Three Midwest City women are charged with making false claims for payment for tutoring Oklahoma City Public Schools students in a federal indictment unsealed Monday.
Rebecca E. Cotton, 42, Patricia R. Burns, 71, and Bobbie J. Dailey, 62, are accused of conspiracy to defraud the federal government by being paid for tutoring sessions that didn't take place, U.S. Attorney Sanford C. Coats announced.
As part of No Child Left Behind, the U.S. Education Department provided funding for tutoring for students of low-income families at schools designated by the state to need improvement. The Oklahoma City Public Schools offered the tutoring program at U.S. Grant High School and Roosevelt Middle School.
During the 2009-10 school year, Burns and her daughter, Cotton, owned and operated A Plus Academics, and Cotton owned and operated Foundations Tutoring. A Plus and Foundations shared office space at 608 Askew Drive in Midwest City. Both were state-approved tutoring providers contracting with the school district.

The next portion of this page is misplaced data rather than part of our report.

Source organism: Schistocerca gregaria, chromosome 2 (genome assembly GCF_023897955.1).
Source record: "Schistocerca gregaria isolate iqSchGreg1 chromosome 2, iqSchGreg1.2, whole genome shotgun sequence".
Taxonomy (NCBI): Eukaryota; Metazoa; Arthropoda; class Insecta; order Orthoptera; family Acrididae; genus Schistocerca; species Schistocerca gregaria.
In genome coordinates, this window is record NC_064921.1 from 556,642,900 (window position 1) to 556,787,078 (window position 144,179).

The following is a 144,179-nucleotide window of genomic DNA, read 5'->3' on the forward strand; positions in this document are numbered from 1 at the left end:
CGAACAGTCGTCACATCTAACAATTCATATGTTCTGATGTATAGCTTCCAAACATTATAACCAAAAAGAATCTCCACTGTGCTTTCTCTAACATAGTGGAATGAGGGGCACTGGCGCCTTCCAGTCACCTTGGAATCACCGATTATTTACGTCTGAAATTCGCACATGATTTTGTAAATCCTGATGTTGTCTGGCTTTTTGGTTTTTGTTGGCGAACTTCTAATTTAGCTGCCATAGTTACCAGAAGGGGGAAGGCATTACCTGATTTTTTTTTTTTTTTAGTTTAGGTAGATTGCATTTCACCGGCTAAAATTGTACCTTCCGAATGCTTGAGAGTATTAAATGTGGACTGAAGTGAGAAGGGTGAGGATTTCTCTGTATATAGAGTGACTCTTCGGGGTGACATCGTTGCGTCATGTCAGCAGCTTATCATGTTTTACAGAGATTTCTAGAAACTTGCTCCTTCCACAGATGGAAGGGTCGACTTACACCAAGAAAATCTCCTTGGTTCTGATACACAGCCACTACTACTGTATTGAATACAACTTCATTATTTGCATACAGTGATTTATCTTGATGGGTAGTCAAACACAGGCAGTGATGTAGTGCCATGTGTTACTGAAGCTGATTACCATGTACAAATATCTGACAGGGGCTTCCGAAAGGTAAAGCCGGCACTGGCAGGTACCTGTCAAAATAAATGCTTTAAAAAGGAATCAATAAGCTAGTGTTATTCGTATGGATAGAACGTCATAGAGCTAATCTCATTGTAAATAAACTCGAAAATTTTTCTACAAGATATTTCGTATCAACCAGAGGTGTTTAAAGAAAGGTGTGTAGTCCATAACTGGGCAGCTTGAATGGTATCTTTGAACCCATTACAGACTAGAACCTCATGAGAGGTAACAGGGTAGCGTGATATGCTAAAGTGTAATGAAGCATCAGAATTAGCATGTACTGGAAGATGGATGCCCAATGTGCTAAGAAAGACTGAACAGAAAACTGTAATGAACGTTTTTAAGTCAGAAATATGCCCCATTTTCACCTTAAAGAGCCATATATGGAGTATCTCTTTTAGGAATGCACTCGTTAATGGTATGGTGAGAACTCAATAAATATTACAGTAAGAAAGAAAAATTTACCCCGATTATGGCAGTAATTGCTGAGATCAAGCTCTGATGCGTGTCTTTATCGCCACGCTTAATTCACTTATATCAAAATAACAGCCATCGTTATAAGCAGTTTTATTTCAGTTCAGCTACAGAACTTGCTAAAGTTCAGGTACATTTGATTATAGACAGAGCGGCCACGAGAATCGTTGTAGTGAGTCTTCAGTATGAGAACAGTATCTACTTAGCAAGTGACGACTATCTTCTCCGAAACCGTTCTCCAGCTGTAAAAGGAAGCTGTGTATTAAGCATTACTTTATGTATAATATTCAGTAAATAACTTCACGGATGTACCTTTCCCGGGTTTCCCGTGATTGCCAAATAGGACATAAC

Dailey was a counselor at Grant and worked as an A Plus tutor and “liaison” between A Plus and the high school.
The indictment alleges Burns, Cotton and Dailey instructed tutors at Grant to complete and sign student attendance rosters for tutoring sessions that did not take place. It is alleged that Cotton and one of the employees of Foundations instructed tutors at Roosevelt Middle School to complete and sign attendance rosters for tutoring sessions that did not take place.
Burns and Cotton are accused of using the false information to generate invoices, which were submitted to the school district for payment. For the 2009-10 school year, the district paid A Plus $884,548 and paid Foundations $351,621.
The indictment charges Cotton, Burns and Dailey with conspiracy and making false statements. Cotton also is charged with wire fraud, money laundering and aggravated identity theft.